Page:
WHEN Ehrlich introduced arsphenamine (N. N. R.) in 1909 it was his sincere hope that syphilis could be cured with a single injection of the drug. It soon became apparent that one injection was woefully inadequate and, moreover, that three, six or even more injections failed to yield the desired result. With the introduction of bismuth as a powerful ally, the campaign against syphilis moved closer to its goal.
Two decades after Ehrlich's discovery, following the admirable work of the Clinical Cooperative Group,1 it was generally recognized that the use of alternating courses of the arsenicals and bismuth preparations, given continuously over a period of approximately twelve to eighteen months, in a large percentage of cases, gave the result which Ehrlich had sought in vain.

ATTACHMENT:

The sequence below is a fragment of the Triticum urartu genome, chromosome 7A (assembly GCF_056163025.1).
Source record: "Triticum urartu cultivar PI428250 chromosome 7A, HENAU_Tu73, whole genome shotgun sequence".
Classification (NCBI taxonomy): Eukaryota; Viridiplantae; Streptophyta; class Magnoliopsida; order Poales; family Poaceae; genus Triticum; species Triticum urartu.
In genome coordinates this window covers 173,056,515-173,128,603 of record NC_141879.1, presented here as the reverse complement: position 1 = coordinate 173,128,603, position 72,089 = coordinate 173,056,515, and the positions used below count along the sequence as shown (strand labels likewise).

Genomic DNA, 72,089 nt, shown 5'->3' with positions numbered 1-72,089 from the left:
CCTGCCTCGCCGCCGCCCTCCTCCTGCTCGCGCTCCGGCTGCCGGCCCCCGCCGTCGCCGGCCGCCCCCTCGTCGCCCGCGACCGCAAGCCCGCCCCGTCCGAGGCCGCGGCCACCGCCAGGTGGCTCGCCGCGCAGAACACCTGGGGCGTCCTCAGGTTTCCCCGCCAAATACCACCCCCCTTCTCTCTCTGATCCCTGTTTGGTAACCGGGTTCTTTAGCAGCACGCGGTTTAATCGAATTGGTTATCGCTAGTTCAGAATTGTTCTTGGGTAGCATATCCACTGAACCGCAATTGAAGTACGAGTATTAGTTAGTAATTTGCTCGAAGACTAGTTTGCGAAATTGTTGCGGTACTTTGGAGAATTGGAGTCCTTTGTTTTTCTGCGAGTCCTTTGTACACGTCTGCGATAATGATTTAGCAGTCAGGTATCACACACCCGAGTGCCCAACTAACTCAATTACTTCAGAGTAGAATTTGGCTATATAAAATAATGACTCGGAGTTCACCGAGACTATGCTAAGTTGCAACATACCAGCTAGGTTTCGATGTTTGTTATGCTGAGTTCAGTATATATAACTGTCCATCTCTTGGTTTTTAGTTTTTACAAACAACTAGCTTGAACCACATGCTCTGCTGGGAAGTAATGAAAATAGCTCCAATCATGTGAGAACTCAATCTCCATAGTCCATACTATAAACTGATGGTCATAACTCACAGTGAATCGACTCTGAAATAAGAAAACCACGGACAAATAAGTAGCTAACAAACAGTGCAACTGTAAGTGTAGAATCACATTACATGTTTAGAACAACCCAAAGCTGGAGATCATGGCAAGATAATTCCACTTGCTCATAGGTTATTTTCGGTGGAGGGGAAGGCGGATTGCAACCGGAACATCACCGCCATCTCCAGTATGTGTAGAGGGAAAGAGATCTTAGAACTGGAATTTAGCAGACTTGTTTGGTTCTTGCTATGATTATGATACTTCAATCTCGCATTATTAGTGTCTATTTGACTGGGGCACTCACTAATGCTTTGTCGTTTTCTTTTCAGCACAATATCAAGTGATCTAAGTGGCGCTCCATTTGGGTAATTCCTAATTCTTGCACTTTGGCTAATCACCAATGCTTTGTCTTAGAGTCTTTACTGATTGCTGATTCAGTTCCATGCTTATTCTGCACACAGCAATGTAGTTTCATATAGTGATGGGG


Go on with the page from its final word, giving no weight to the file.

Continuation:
In the early 1930's, a group of physicians2 once again envisioned the possibility of eradicating syphilis in a short time by utilizing an
BUNDESEN HN, LOEWE L, CRAIG RM, SCHWEMLEIN GX, BARTON RL, BAUER TJ. THERAPY OF EARLY SYPHILIS WITH MASSIVE DOSES OF PENICILLIN. Arch Derm Syphilol. 1947;56(3):339–343. doi:https://doi.org/10.1001/archderm.1947.01520090059006
Customize your JAMA Network experience by selecting one or more topics from the list below.
Create a personal account or sign in to: